TAMPA, Fla. — If I had a miter, and of course I never will, it would be off to Cardinal Timothy Dolan, archbishop of New York, who, by cadging an invite to pray with the Democrats as well as the Republicans, has from a purely strategic point of view restored my faith that somebody in the church still knows how to get it done.
A decade ago, when I was living in Rome and covering the Vatican, I was regularly asked whether I missed covering politics, and I always said there was no chance of that, since the Catholic Church practically invented the game that ain’t beanbag; wasn’t that incense in the original smoke-filled rooms?
Then the scandal of predator priests hit, and both pastorally and in terms of crisis management, the response was so bad it defied belief and destroyed faith.
In the years since, where were those princes of the church who’d helped us survive as an institution by so nimbly adapting over the millennia? One of history’s most effective PR campaigns was surely Rome itself during the 1500s, when the art and architecture of the Counter-Reformation said, “Oh really, amici, you think you can top this?’’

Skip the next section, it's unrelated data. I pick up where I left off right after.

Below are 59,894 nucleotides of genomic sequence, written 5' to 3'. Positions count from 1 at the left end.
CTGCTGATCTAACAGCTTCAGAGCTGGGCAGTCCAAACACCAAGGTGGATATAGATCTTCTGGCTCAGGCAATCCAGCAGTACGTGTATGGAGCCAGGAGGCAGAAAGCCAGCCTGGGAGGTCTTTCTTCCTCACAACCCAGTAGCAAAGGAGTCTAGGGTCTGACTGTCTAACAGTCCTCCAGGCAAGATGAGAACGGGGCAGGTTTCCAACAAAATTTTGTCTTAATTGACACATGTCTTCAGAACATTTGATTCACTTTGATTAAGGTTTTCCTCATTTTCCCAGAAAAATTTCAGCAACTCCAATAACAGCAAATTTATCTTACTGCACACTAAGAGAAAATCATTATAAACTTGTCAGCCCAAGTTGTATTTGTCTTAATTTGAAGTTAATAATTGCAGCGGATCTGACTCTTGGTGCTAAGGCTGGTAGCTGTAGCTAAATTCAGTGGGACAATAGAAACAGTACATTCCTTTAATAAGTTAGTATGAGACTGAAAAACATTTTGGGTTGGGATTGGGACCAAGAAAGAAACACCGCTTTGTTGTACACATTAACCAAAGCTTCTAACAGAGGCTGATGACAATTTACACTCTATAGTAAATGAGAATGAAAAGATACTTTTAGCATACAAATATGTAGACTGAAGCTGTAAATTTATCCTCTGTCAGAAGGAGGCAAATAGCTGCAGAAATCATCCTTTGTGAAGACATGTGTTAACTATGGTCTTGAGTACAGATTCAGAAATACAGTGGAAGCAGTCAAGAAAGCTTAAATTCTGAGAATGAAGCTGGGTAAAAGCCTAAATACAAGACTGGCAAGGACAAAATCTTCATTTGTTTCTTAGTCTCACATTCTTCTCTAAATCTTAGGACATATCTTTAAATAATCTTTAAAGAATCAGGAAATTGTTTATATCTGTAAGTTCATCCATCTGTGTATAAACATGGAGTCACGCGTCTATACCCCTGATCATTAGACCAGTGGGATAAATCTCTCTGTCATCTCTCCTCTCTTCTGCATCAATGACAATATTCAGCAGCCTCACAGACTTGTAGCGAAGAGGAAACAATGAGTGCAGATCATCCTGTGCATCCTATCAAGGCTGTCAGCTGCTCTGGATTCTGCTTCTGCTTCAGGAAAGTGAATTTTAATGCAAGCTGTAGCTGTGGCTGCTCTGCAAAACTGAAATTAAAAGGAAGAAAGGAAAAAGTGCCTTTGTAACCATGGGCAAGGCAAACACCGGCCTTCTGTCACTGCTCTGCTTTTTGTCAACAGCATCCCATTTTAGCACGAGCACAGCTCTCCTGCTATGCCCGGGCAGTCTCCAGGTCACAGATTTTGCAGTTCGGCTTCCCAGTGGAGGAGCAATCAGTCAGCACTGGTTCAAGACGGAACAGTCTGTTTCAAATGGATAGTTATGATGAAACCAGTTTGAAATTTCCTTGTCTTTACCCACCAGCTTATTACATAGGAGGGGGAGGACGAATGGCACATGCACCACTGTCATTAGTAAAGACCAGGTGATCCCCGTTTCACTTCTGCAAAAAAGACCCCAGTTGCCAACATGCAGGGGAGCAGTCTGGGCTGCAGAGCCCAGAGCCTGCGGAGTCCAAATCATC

These days, of course, church leaders grab more headlines for cracking down on nuns and Girl Scouts than for finessing an old-fashioned win-win — yet Dolan has just reminded us that there still is such a thing, in the church and in partisan politics, too.
Initially, he was widely criticized for accepting an invitation to deliver the benediction in Tampa; wasn’t that a not-so-tacit endorsement of his buddy Mitt Romney? He was only going to pray, he said — both cannily and sincerely, if I had to guess — and would be happy to pray with the Democrats, too, anywhere and any time. His spokesman told me last week that he was in no way fishing for an invitation.
Until Tuesday’s news that the Democrats had wised up and scared up a late-minute invitation for Dolan, who also heads the U.S. Conference of Catholic Bishops, I would have said I couldn’t blame him for kneeling with those who had remembered to put him on the guest list instead of those who had treated him so poorly; yes, Obama did go back on his word about how broadly those religious exemptions would be drawn, and he made Dolan look credulous.
In Washington, though, they say that only the amateurs stay mad. While in Rome, irritation is often expressed in heaping helpings of phony praise.
If there is something of both of those responses on all sides here, well, behaving better than we might otherwise be inclined to is what we call civility, and though Dolan’s push to get Romney and Obama to sign a pledge to play fair is doomed, it is in his job description to try.
And when Isaac hits our friends elsewhere on the Gulf Coast, I’ll just be glad to have him here.